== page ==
Why did you revamp Food Republic at Wisma Atria?
The Wisma Atria outlet is our first - it opened 12 years ago.
We now have a new 1970s theme. Previously, the foodcourt had more of a 1950s feel.
Foodcourts and the brands within can get tired. That is also why we took the opportunity to refresh the mix at the Wisma Atria outlet.
We also try to bring in stalls with heritage and that have never operated in a foodcourt because we want to give them greater longevity and showcase them to a younger crowd.
One new addition to Food Republic at Wisma Atria is The Original Katong Laksa, which has outlets at Roxy Square and Queensway Shopping Centre. It is the first time it is operating in a foodcourt.
Where are your favourite local haunts?
I like Kok Sen, a zi char restaurant at 30 Keong Saik Road. The food looks ordinary, but each dish actually has a lot of complexity.
The ingredients are fresh and the dishes are well-executed. The chefs have strong Cantonese-style cooking techniques. Seemingly simple dishes such as steamed fish, for example, are cooked to perfection.
I also like Kok Sen's big prawn noodles - the broth is always flavourful and aromatic.
The eatery is also one of the few places where you can still request a table in the back alley, which I find very charming.
I head to Hong Lim Market and Food Centre in Chinatown for crayfish hor fun from Tuck Kee (Ipoh) Sah Hor Fun. There is also a Teochew stall that sells good pig trotter jelly.
For Hakka yong tau foo, I go to The Beef House at 217 Syed Alwi Road.
What do you crave after a trip overseas?
The flavour of pork lard.
After a trip overseas and if I arrive in the morning, I usually make my way to Tiong Bahru for mee pok from a no-name stall at a corner coffee shop in Seng Poh Road.
The broth is robust and I like the stall's combination of chilli, vinegar and pork lard - a mix that I feel is unique to Singapore.
Do you cook?
Yes. I make a mean curry. I make it with either chicken or pork ribs. I add chilli powder and plenty of curry leaves for extra punch and flavour.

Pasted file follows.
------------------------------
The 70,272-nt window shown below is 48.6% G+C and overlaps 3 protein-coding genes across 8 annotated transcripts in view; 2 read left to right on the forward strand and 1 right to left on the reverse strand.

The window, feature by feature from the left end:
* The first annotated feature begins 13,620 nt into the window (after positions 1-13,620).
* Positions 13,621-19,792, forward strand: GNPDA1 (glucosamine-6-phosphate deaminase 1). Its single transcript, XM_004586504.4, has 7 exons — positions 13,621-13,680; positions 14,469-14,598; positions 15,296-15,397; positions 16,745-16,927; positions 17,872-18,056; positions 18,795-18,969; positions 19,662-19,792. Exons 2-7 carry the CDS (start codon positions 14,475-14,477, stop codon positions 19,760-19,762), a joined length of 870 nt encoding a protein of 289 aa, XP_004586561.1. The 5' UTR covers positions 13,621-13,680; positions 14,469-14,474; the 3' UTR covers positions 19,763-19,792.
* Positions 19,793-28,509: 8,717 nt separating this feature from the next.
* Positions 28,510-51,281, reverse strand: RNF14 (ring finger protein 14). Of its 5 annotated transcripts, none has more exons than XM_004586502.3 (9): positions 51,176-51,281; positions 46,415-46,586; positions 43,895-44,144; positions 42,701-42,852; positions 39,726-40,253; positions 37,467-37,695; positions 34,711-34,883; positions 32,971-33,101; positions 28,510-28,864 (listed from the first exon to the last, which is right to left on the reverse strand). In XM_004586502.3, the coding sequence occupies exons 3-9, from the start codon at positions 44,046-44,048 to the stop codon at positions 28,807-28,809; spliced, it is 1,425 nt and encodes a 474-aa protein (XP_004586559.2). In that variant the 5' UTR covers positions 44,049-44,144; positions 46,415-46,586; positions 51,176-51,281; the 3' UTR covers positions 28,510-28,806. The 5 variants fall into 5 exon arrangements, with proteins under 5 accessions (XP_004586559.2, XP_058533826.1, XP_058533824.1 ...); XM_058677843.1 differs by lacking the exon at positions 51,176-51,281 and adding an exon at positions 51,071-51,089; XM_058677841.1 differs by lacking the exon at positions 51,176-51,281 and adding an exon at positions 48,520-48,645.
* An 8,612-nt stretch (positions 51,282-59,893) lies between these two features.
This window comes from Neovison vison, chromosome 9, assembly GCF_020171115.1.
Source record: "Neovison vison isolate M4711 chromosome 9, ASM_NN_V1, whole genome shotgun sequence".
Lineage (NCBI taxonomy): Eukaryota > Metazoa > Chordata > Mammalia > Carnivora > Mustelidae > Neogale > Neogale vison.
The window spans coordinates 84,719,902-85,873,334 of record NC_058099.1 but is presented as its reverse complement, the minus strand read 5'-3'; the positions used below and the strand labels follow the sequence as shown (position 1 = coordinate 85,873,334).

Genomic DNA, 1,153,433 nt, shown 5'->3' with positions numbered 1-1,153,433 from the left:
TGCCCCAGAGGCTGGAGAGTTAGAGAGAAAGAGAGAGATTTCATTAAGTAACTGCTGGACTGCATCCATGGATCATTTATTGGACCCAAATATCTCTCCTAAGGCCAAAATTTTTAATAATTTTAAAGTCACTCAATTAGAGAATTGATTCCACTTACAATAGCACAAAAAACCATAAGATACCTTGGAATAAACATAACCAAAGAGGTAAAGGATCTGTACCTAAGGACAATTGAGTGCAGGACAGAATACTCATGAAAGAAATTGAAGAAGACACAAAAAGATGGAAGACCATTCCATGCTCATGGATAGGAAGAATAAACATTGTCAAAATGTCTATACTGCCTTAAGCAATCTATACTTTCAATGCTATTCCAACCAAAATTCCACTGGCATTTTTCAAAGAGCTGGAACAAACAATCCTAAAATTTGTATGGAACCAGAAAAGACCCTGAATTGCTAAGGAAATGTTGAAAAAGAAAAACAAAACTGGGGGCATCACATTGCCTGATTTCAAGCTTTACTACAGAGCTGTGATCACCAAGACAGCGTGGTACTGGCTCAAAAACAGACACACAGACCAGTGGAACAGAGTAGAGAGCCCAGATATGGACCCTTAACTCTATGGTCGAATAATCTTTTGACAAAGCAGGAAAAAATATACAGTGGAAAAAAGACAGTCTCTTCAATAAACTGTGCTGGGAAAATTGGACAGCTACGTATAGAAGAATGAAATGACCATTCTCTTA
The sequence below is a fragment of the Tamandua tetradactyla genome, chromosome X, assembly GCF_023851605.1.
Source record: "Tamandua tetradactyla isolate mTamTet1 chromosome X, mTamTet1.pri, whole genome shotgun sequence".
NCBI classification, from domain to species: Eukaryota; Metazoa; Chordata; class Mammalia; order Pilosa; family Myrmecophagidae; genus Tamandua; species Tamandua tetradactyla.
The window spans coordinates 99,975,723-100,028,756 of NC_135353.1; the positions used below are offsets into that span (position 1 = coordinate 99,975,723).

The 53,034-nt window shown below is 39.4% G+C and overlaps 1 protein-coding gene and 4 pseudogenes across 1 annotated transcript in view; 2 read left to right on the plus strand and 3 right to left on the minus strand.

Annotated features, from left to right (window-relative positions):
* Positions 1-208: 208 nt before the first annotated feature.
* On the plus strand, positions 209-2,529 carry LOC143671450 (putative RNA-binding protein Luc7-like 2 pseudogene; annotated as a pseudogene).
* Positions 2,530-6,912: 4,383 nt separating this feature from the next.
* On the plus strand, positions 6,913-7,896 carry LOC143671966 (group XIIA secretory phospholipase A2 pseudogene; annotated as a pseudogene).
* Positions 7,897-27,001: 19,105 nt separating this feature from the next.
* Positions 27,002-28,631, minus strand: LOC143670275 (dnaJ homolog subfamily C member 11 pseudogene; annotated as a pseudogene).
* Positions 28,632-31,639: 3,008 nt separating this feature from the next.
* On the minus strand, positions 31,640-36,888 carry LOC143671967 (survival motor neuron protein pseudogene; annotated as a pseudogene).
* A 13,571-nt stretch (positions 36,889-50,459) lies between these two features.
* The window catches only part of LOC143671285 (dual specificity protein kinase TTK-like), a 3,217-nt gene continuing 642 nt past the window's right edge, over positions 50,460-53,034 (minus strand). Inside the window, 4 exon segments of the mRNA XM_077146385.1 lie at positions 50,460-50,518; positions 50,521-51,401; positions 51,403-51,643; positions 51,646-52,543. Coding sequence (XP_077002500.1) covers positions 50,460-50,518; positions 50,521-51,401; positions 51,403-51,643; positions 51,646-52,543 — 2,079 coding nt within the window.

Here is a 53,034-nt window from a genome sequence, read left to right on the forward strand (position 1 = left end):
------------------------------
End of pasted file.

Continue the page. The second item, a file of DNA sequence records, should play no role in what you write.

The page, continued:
What is one of your earliest food memories?
When I was growing up, there were all these smoky flavours from the open-air zi char stalls and coffee shops.
I remember seeing food being cooked over charcoal flames - that wonderful smell, the noise, eating under the sky - we don't see this anymore. This is one of my fondest childhood food memories.
What is your most memorable dining experience?
More than a decade ago, while on a trip to Barcelona when I was a flight steward with SIA, I remember eating at a hole-in-the-wall tapas bar called Can Paixano.
The energy of the restaurant, the sounds and smells, people standing around - it was small, but it had so much character.
The memory is still very vivid to me. I like the Spanish food-sharing culture, which has a strong social element to it.
Where do you go to unwind?
I like to go to Japanese izakaya joints after a long day as these places open until late.
My favourite one is Otowa at Cuppage Plaza, which is frequented by many people in the food and beverage industry.
It is a tiny, intimate eatery and I enjoy interacting with the chefs there. And if you are too tired, they give you your space.
It is a great place to unwind over sake and shochu, light snacks and perfectly trimmed yakitori. I usually leave it to the chef to decide what to serve me.
If you could dine with anyone in the world, who would it be?
My wife. There is something very special about dining with your life partner. You can talk about anything under the sun.
To enjoy a good meal, you need to let your guard down and be comfortable with your dining companion.
• Follow Rebecca Lynne Tan on Twitter @STrebeccatan